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March 24, 2004


    OSWEGO -- In his first history class at SUNY Oswego two years ago, Tim Nekritz chose the Oswego Public Library as the topic for his big research paper. When he wrote that "its ability to overcome obstacles throughout its rich past may be as interesting a story as anything on its shelves," little did he know that the story, the very one he was writing, would soon become a book on the library's shelves.

    "The Oswego Public Library: A History" was published last fall and was a best-seller at the River's End Bookstore in Oswego during the holiday season.

    "I was very flattered and happy when some of the trustees approached me about publishing it as a fund-raiser," said Nekritz, a part-time graduate student and full-time associate director of public affairs at the college.

    He donated his manuscript for publication, with the sales proceeds to help renovate the library. So far, the book has sold more than 130 copies, raising over $2,200 for the cause.

    "I am always hoping for something like this!" said Judy Wellman, who taught the online class in local history where Nekritz produced his paper. She said she has seen a few of her students' papers get published and many more of them make a positive difference for the community, from getting a building on a historic register to assembling collections of oral histories.

    So she was not surprised when Nekritz's paper made an impact. "This paper put together, for the first time, I think, an integrated history of the library, from the beginning to the present," she said.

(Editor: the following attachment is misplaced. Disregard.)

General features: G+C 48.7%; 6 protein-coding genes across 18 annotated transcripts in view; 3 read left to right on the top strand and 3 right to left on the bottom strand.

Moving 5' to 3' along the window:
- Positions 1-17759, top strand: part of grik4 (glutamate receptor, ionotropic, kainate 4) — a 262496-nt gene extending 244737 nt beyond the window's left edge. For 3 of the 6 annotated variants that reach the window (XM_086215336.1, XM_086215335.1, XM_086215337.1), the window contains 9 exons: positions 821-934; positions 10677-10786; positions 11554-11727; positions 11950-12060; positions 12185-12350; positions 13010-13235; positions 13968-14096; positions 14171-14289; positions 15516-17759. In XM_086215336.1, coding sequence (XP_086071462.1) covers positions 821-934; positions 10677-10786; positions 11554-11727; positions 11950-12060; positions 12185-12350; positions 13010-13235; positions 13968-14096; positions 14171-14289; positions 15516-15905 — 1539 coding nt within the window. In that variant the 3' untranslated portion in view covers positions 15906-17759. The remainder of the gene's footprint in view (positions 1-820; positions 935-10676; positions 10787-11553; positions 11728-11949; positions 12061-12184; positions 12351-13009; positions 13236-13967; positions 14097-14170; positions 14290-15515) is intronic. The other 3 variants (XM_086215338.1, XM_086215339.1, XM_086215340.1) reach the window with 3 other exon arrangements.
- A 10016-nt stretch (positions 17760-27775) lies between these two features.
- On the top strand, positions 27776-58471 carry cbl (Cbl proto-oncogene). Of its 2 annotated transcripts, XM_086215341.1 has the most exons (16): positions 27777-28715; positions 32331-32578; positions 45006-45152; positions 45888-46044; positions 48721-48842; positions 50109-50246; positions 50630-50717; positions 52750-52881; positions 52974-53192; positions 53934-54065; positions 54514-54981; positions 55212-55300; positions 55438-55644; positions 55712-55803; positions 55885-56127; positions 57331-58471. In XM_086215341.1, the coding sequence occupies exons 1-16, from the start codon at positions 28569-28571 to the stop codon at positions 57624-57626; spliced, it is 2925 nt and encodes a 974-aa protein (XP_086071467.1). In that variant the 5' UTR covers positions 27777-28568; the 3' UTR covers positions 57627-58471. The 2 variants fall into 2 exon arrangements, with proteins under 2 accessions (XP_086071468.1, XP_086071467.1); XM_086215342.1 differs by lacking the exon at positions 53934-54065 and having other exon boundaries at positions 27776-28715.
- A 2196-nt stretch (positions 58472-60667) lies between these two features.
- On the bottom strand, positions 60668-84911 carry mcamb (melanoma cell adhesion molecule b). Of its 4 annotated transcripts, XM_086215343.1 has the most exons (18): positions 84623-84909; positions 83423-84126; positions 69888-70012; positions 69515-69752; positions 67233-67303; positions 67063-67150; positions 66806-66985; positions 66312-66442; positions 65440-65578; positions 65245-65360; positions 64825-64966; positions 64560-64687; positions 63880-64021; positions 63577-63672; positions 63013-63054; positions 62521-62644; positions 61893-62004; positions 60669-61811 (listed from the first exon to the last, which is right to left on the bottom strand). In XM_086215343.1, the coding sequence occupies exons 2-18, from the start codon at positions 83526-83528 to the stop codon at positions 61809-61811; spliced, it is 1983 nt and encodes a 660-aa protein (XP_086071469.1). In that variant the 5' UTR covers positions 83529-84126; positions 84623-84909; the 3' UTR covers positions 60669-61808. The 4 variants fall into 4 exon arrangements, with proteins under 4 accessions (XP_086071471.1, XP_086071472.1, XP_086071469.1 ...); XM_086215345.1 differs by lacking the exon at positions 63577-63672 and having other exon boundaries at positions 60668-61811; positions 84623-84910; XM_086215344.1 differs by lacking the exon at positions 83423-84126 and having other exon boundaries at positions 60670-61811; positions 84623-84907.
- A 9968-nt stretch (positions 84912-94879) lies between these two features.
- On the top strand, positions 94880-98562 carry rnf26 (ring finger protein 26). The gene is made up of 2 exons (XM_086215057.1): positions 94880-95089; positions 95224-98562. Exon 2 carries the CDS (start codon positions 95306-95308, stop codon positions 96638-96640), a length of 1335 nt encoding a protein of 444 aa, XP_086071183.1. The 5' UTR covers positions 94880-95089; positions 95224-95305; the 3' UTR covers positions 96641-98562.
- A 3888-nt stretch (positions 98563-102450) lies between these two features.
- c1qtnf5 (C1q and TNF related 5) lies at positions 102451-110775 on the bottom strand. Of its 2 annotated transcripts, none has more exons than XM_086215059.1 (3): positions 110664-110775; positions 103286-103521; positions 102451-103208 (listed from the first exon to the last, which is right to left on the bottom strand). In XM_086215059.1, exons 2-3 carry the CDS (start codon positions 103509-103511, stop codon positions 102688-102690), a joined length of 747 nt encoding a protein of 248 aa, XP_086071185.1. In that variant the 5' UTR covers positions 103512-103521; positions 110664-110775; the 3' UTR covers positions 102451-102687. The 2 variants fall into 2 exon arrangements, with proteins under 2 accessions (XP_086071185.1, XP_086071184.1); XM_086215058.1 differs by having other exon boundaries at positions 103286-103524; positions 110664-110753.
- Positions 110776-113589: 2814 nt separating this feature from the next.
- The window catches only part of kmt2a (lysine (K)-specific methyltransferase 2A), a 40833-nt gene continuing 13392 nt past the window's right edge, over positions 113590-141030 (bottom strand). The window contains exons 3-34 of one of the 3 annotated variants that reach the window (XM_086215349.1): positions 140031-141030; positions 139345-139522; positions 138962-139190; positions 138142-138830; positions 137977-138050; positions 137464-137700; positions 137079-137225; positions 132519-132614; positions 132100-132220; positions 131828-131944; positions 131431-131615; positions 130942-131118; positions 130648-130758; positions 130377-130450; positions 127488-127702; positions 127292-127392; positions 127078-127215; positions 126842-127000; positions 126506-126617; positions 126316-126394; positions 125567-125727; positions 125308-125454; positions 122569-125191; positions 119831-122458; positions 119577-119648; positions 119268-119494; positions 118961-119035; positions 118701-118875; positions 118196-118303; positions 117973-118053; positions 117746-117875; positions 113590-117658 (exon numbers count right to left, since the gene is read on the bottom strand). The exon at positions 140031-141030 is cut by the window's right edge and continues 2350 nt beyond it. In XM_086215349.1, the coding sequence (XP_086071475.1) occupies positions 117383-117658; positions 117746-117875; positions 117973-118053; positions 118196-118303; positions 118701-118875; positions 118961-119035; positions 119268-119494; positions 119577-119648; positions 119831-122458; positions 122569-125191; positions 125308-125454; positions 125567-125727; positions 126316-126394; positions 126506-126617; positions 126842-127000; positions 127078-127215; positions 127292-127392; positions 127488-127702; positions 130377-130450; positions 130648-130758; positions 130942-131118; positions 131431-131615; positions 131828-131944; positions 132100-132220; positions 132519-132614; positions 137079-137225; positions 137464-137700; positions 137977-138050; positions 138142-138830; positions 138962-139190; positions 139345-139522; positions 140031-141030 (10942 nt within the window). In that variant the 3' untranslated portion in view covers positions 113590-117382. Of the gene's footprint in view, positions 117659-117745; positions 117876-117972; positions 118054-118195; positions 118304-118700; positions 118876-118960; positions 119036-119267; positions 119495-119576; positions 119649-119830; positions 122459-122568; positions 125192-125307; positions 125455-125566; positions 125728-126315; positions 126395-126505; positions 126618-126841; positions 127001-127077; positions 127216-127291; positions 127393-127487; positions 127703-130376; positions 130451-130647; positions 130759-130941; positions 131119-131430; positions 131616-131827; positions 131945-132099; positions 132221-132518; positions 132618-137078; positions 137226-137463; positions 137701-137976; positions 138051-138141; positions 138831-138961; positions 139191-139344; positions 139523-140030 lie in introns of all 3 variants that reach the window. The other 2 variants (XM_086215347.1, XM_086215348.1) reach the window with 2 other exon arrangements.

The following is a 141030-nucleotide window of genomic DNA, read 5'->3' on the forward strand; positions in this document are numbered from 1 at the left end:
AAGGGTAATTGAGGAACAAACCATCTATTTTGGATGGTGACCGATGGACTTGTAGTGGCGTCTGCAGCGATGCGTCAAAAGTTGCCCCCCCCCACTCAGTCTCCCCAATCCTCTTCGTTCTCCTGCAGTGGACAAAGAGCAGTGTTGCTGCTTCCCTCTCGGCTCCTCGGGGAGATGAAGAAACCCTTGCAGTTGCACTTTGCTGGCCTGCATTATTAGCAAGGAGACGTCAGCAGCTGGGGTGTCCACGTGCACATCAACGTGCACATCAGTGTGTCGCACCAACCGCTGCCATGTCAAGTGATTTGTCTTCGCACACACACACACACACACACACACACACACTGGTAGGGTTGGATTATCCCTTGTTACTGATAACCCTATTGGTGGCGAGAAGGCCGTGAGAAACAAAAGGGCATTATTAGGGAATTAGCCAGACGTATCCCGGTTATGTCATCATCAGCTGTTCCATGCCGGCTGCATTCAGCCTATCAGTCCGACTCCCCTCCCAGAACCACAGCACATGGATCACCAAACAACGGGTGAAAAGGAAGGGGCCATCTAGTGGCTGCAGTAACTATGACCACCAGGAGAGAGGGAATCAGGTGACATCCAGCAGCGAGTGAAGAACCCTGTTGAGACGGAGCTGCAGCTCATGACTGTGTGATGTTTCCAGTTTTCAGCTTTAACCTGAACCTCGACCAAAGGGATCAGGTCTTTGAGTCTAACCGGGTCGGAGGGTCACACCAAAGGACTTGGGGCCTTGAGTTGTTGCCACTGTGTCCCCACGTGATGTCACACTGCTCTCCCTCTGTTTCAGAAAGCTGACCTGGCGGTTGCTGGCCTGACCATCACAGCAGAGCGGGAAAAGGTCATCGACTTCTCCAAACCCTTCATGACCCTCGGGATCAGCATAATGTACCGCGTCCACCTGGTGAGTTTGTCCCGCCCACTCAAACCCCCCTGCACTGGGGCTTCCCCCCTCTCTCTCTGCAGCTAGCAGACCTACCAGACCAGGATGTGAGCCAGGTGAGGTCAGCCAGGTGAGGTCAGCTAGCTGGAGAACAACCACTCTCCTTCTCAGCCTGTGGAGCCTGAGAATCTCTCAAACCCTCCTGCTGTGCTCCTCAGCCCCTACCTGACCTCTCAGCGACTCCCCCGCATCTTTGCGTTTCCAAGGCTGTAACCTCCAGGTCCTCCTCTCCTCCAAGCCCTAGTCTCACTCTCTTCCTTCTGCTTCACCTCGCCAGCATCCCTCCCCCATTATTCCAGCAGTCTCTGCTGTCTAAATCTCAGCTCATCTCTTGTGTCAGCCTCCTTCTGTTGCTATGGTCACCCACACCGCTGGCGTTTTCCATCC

"It allowed us to see its origins in the idealism of Gerrit Smith and his fellow reformers of the mid-nineteenth century, the controversies that surrounded the building in the early twentieth century, as people no longer appreciated its architectural beauty, and the ongoing commitment that the people of Oswego have made to their library -- for its architectural value, as a symbol of equality for all people, and as the oldest library building in continuous use in New York State," said Wellman, who contributed an introduction to the book.

    As he was writing his paper in spring 2002, the library was enduring one of its funding crises, as library trustees debated whether to try to continue to maintain the nearly 150-year-old edifice or accept the school board's offer of its vacant Education Center. One of the trustees, Charles Young, contributed the final chapter of the published book, recounting the decision to stay in the Gerrit Smith building.

    Nekritz said he has a soft spot for libraries, as the son of and grandson of librarians. In Weedsport, "I spent a lot of my summers growing up in the library," he said. He saw his hometown library "moved from an old, interesting building to a modern nondescript building," he said. "I didn't like the idea of seeing this library do that, too."

    When Nekritz took part in two book signings last fall -- one at the library and one at River's End -- he met many people with their own fond memories of the Oswego library. "It reinforced the feeling I had going in that it was really a special feature of the city," he said.

    The book is available at the River's End Bookstore for $16.95.

- END -

Author with book at the Oswego Public Library

RIGHT AT HOME -- For a graduate class at SUNY Oswego, Tim Nekritz wrote a history of Oswego's public library that is now a book whose proceeds will help renovate the historic building. The author said he grew up spending summers in Weedsport's public library, where his mother and grandmother were librarians. Nekritz is associate director of public affairs at the college.

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